In-flight phone call ban considered by Department of Transportation

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Federal Communications Commission Chairman Thomas Wheeler told members of Congress there is no longer a technical reason for the FCC to ban calls on planes, but the Department of Transportation will be moving forward with its own restrictions.

Federal Communications Commission Chairman Thomas Wheeler told members of Congress there is no longer a technical reason for the FCC to ban calls on planes, but the Department of Transportation will be moving forward with its own restrictions.

The U.S. Department of Transportation will consider a ban on in-flight calls aboard airliners, the agency’s leader said Thursday.

The DOT, which oversees consumer protection of airline passengers, will seek public comment on whether allowing such calls “is fair to consumers,” Secretary Anthony Foxx said in a statement.

The action comes as the U.S. Federal Communications Commission Thursday considers eliminating its ban on in-flight phone calling that has been in place since the 1990s.

“Over the past few weeks, we have heard of concerns raised by airlines, travelers, flight attendants, members of Congress and others who are all troubled over the idea of passengers talking on cell phones in flight – and I am concerned about this possibility as well,” Foxx said.

FCC Chairman Tom Wheeler told lawmakers Thursday that ending restrictions on cellular calls by airline passengers “is the responsible thing to do.”

Concerns that phone calls would interfere with ground-based cellular networks have been lifted by technological advances, Wheeler said at a House hearing ahead of today’s FCC vote.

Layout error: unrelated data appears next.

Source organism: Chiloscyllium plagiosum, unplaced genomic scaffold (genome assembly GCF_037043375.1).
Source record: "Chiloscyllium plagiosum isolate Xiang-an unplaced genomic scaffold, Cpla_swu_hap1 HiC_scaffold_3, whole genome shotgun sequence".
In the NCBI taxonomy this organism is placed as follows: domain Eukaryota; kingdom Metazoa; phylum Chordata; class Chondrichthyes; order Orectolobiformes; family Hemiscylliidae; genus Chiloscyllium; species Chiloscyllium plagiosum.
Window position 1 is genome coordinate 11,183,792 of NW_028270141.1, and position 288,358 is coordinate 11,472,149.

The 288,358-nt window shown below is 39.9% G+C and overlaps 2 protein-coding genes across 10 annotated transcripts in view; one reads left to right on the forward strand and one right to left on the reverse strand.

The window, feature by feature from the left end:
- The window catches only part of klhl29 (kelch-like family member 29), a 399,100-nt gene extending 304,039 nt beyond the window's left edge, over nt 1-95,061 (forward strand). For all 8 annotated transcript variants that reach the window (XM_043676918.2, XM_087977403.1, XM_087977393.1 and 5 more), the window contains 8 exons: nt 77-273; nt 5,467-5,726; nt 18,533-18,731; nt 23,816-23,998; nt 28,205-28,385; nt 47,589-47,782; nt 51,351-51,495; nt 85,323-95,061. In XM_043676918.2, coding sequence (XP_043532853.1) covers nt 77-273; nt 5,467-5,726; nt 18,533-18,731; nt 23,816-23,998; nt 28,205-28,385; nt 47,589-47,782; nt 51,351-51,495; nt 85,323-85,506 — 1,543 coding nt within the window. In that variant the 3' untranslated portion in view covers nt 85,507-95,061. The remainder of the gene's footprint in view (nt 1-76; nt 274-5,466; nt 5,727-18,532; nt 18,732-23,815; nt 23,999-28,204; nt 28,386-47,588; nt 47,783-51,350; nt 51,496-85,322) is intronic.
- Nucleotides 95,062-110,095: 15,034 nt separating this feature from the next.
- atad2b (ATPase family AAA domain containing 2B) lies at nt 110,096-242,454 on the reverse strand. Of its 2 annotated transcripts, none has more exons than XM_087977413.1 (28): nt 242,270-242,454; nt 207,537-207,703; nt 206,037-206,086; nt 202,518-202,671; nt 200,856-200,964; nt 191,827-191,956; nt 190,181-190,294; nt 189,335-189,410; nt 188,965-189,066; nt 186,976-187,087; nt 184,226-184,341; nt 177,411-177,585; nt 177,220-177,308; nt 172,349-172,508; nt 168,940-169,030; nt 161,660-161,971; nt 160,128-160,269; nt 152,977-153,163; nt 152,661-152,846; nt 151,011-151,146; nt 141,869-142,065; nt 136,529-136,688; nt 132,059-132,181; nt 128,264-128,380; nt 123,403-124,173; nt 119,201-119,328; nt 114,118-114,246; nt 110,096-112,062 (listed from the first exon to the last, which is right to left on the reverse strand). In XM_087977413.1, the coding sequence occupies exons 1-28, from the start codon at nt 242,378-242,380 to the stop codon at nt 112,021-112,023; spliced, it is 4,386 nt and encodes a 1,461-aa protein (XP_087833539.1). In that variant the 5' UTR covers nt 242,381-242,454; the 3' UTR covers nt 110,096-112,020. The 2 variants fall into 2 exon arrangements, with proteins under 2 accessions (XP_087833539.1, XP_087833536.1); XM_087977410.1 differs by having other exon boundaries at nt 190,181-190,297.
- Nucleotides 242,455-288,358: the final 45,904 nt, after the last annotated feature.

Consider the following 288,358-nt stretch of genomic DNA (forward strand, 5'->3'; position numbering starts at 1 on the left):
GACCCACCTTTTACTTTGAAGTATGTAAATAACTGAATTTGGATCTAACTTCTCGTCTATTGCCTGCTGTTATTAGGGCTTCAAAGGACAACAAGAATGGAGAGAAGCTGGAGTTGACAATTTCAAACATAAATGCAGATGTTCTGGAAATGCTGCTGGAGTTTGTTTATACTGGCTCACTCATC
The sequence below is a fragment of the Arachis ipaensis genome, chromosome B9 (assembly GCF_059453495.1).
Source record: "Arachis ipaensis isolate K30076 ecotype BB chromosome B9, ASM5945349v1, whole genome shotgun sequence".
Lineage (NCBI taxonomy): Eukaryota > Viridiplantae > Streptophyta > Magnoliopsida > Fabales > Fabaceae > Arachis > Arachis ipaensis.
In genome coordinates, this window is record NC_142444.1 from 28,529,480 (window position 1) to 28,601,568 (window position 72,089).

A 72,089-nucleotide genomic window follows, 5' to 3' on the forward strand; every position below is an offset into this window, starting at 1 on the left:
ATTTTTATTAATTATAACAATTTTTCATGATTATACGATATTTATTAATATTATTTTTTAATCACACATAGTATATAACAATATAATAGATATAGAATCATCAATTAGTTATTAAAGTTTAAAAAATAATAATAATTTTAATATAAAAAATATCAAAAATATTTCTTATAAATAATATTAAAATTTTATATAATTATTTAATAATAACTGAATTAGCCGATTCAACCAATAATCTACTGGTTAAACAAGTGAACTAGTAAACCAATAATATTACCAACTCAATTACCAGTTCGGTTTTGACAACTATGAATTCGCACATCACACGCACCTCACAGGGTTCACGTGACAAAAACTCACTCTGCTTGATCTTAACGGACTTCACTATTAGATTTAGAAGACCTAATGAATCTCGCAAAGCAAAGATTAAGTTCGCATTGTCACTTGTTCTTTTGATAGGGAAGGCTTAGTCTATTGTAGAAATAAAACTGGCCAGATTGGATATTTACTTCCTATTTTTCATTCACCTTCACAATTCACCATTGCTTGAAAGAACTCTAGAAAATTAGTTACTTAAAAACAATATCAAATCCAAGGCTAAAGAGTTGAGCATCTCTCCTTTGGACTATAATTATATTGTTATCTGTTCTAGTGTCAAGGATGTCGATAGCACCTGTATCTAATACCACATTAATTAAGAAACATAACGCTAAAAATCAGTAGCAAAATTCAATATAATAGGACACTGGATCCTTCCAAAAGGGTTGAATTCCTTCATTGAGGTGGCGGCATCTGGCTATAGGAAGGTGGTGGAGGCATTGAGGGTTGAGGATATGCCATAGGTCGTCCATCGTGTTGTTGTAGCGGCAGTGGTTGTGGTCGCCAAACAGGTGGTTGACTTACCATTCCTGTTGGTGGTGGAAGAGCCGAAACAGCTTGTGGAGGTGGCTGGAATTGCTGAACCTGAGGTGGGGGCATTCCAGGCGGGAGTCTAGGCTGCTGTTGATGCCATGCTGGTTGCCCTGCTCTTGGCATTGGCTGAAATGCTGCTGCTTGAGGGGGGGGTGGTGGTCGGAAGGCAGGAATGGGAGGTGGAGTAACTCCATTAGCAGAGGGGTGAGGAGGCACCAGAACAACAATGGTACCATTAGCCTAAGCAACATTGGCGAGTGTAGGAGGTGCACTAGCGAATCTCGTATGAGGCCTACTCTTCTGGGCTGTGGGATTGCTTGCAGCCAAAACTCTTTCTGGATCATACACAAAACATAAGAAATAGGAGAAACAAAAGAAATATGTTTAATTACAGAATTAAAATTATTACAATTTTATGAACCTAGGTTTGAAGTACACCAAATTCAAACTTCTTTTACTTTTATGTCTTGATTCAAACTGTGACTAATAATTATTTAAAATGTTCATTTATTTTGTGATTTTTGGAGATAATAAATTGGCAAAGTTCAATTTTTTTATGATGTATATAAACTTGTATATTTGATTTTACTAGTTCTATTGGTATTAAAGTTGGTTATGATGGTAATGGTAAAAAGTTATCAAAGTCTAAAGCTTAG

“When the rationale for the rule doesn’t exist, the rule shouldn’t exist,” Wheeler said.

Lawmakers and many frequent fliers have criticized Wheeler’s proposal, saying passengers won’t want to be confined in an airplane cabin with blabbering seatmates. A vote Thursday by the five-member FCC would set up a comment period, and final approval would need a second vote by the communications agency.

Senator Lamar Alexander, a Tennessee Republican, introduced legislation to prohibit mobile phone conversations on commercial airline flights. He was joined by Senator Dianne Feinstein, a California Democrat.

“Keeping phone conversations private on commercial flights may not be enshrined in the constitution, but it is certainly enshrined in common sense,” Alexander said.

The bill would allow the use of Internet-connected personal electronic devices such as Amazon.com Inc.‘s Kindles and iPads from Apple Inc. during flight, which the U.S. Federal Aviation Administration recently approved.

Representative Bill Shuster, the Pennsylvania Republican who is chairman of the House Transportation and Infrastructure Committee, introduced a similar bill on Dec. 9.

“I understand the consternation caused by the thought of your onboard seatmate disturbing the flight making phone calls,” Wheeler said in written testimony submitted for the congressional hearing. “I do not want the person in the seat next to me yapping at 35,000 feet any more than anyone else. But we are not the Federal Courtesy Commission.”

Geneva-based OnAir, which offers a satellite-based service that lets people connect using their smartphones through onboard network, today said it supports the FCC proposal. OnAir clients include British AirwaysSingapore Airlines Ltd. and Aeroflot.

Ten U.S. representatives in a letter told Wheeler they support his proposal even as they oppose voice calls in airlines, because rules should keep pace with technology. More in-flight connectivity would give U.S. domestic fliers capabilities available elsewhere in the world, the lawmakers said in a Dec. 11 letter to Wheeler.

Courtesy of Los Angeles Times

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